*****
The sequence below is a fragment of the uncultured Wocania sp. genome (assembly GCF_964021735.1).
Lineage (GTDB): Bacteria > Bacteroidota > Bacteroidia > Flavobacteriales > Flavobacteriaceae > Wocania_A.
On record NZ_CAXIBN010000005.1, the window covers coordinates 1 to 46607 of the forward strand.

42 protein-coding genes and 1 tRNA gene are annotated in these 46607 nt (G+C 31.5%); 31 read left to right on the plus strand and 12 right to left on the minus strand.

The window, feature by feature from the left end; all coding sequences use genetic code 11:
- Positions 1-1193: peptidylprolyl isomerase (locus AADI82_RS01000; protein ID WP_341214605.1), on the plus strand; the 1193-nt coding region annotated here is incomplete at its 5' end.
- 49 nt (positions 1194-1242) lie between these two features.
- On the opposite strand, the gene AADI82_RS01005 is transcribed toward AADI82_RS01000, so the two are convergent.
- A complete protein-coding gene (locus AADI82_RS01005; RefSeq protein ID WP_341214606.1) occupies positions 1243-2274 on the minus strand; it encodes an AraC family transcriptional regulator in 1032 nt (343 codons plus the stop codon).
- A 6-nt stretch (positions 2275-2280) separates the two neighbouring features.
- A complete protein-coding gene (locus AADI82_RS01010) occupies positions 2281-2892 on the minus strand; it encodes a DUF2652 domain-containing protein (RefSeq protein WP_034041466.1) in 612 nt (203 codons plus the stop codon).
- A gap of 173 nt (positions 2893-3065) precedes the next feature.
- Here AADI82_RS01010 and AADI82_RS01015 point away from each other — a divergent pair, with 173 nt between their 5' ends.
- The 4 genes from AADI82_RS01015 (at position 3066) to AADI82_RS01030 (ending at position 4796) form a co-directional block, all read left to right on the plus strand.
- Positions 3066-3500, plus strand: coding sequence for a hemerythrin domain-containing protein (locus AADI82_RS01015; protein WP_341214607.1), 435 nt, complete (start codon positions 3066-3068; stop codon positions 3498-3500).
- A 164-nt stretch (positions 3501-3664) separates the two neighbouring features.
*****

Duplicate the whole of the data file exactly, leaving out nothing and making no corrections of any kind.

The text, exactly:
The sequence below is a fragment of the uncultured Wocania sp. genome (assembly GCF_964021735.1).
Lineage (GTDB): Bacteria > Bacteroidota > Bacteroidia > Flavobacteriales > Flavobacteriaceae > Wocania_A.
On record NZ_CAXIBN010000005.1, the window covers coordinates 1 to 46607 of the forward strand.

42 protein-coding genes and 1 tRNA gene are annotated in these 46607 nt (G+C 31.5%); 31 read left to right on the plus strand and 12 right to left on the minus strand.

The window, feature by feature from the left end; all coding sequences use genetic code 11:
- Positions 1-1193: peptidylprolyl isomerase (locus AADI82_RS01000; protein ID WP_341214605.1), on the plus strand; the 1193-nt coding region annotated here is incomplete at its 5' end.
- 49 nt (positions 1194-1242) lie between these two features.
- On the opposite strand, the gene AADI82_RS01005 is transcribed toward AADI82_RS01000, so the two are convergent.
- A complete protein-coding gene (locus AADI82_RS01005; RefSeq protein ID WP_341214606.1) occupies positions 1243-2274 on the minus strand; it encodes an AraC family transcriptional regulator in 1032 nt (343 codons plus the stop codon).
- A 6-nt stretch (positions 2275-2280) separates the two neighbouring features.
- A complete protein-coding gene (locus AADI82_RS01010) occupies positions 2281-2892 on the minus strand; it encodes a DUF2652 domain-containing protein (RefSeq protein WP_034041466.1) in 612 nt (203 codons plus the stop codon).
- A gap of 173 nt (positions 2893-3065) precedes the next feature.
- Here AADI82_RS01010 and AADI82_RS01015 point away from each other — a divergent pair, with 173 nt between their 5' ends.
- The 4 genes from AADI82_RS01015 (at position 3066) to AADI82_RS01030 (ending at position 4796) form a co-directional block, all read left to right on the plus strand.
- Positions 3066-3500, plus strand: coding sequence for a hemerythrin domain-containing protein (locus AADI82_RS01015; protein WP_341214607.1), 435 nt, complete (start codon positions 3066-3068; stop codon positions 3498-3500).
- A 164-nt stretch (positions 3501-3664) separates the two neighbouring features.